Plants and wasps are smarter than you think
Seedlings know when they're from the same plant, and wasps get smarter as they get tougher tasks, studies show
Courtesy of Sean O'Donnell/University of Washington
Plants and pea brains can be smarter than you think. Plants like those that discriminate between siblings and strangers within their own species, that is. And pea brains like the tropical paper wasp that reorganizes its tiny brain to tackle increasingly complex tasks.
These research tidbits illustrate the fact that acquiring and using information is a fundamental aspect of organic life.
Plant siblings grow from seeds produced by the same "mother" plant. They cooperate with each other, but compete with strangers, in the struggle for food and water. That may be one reason why a batch of nursery seedlings doesn't always thrive as well as expected in the garden.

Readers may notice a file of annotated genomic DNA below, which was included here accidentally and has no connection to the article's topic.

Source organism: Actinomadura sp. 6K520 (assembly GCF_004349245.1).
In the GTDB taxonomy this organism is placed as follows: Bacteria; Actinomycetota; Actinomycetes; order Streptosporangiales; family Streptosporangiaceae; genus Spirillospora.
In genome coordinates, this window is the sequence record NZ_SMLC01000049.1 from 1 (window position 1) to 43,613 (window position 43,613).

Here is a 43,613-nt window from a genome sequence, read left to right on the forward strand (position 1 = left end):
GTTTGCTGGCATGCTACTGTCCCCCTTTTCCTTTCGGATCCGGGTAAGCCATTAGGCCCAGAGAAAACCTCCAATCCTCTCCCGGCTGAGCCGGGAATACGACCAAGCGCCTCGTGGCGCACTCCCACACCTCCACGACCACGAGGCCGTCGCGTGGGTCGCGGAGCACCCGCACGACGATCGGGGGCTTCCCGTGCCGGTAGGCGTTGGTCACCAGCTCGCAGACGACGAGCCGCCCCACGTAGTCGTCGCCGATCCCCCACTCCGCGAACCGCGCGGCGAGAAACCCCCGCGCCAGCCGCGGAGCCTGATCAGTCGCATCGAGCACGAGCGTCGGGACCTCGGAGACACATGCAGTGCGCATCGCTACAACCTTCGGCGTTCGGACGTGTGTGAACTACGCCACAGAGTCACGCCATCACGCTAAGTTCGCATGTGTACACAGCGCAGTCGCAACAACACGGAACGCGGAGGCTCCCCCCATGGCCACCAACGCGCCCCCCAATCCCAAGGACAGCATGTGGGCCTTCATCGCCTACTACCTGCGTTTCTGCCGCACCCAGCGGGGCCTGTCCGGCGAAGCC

The biological distance between wasps and humans is vast. Yet, as University of Washington psychologist Sean O'Donnell points out, "some of the problems they face are similar to ours because both of us are social animals." Their brain power plasticity may help us understand our own ability to adapt to these "similar" challenges.
Dr. O'Donnell and colleagues at his university and the University of Texas had already discovered that the wasps (Polybia aequatorialis) enlarge parts of their brains when facing new more complex tasks. The research they now report in the online edition of Neurobiology of Learning and Memory describes how the wasps reorganize neural networks and interconnections as the occasion demands.
Some of those connections run for 7 to 8 millimeters in brains about the size of two sand grains. O'Donnell says, "That's packing a huge amount of computing power in a small amount of space." He adds that the animals need it because they "live in a complicated world and individuals face challenges that require a lot of brain power."